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I made up an example.

I have a class

class Person
{
    //stuff
}

Objects of this class are used here and there etc. But I will like to make separate class, that will be responsible for drawing persons. So I will need eg. a location of Person object on the screen.

I could inherit from Person:

class PersonVis : Person
{
    Point location;
}

But I am not sure that PersonVis should have "is a" relation with Person.

I could make a dictionary with Person as key and PersonProperties as value:

class PersonProperties
{
    Point location;
}

But I could have a situation, where one of property of PersonProperties class depends on state of Person, so maybe instead of using dictionary, I should use just a list of:

class PersonProperties
{
    Person person;
    Point location;
}

But if I do that I must be very careful when inserting new object of PersonProperties to that list, because I could end up with two objects with the same Person instance inside.

In your opinion, what is the best choice?

EDIT

I think I have to come out with real example.

I have class Graph

class Graph
{
    List<Vertex> Vertices;
    //other stuff
}

class Vertex
{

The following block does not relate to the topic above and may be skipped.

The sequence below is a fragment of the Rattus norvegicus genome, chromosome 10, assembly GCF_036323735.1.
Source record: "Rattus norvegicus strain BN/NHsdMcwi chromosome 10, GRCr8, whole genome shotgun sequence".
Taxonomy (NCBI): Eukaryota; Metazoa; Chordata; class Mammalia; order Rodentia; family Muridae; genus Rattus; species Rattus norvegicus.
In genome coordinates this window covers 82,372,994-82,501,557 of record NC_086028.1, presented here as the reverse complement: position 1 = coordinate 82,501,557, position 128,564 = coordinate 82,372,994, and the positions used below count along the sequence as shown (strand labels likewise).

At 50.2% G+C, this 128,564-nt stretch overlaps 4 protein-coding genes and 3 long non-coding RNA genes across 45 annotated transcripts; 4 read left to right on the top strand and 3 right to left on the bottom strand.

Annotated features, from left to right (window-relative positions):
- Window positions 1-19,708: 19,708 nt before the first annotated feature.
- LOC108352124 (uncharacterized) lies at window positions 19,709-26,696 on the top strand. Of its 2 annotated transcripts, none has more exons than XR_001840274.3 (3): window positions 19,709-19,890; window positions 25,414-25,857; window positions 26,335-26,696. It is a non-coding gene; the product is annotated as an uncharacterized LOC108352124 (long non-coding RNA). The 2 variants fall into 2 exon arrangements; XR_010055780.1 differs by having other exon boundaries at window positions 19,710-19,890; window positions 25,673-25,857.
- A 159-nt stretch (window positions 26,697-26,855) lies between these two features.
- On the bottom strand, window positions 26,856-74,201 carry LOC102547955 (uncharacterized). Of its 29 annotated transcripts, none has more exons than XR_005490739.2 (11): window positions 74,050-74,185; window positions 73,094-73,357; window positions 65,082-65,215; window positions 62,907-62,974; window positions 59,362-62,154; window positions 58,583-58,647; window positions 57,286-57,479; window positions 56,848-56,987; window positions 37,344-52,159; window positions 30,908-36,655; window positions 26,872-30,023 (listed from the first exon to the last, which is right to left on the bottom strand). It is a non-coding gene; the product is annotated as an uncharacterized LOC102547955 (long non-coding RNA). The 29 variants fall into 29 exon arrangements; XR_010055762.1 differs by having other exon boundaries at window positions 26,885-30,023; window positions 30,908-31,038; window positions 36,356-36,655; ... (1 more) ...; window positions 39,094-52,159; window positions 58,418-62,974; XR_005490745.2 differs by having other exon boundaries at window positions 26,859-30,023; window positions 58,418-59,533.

//stuff not related to drawing at all
}

I am using this class to solve problems. I don't need graphic representation at all and I don't need for example location of the vertex.

Now I created class for drawing this graph:

class GraphDrawer
{
    Graph GraphToDraw;

    XXX xxx;

    void OnDraw()
    {
        //use vertices from graph, but use also stored positions of the vertices
        //and any other things related to drawing
    }
}

Vertices can be eg. moved, so properties of drawing changes and graph must be redraw.

XXX is the structure that holds information about eg. current points of vertices.

I don't know what kind of XXX I should choose.

XXX could be: Dictionary<Vertex, VertexProperties> where VertexProperties:

class VertexProperties
{
    Point location;
}

But I could have a situation, where one of property of VertexProperties class depends on state of Vertex. So maybe List<VertexProperties> where VertexProperties:

class VertexProperties
{
    Vertex vertex;
    Point location;
}

But if I do that I must be very careful when inserting new object of VertexProperties to that list, because I could end up with two objects with the same Vertex instance inside.

And maybe List<VertexVis> where VertexVis:

class VertexVis : Vertex
{
    Point location;
}

But this is the same as in previous + I don't feel that VertexVis "is a" Vertex.

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5 Answers 5

up vote 1 down vote accepted

You are probably looking for Model-View-Controller or something similar. This separates out the object (Person) from its representation (PersonView, which would be another class). I'll let you research this more yourself, since there are too many good sites to choose from. Normally PersonView (the View) contains a reference to Person (the Model).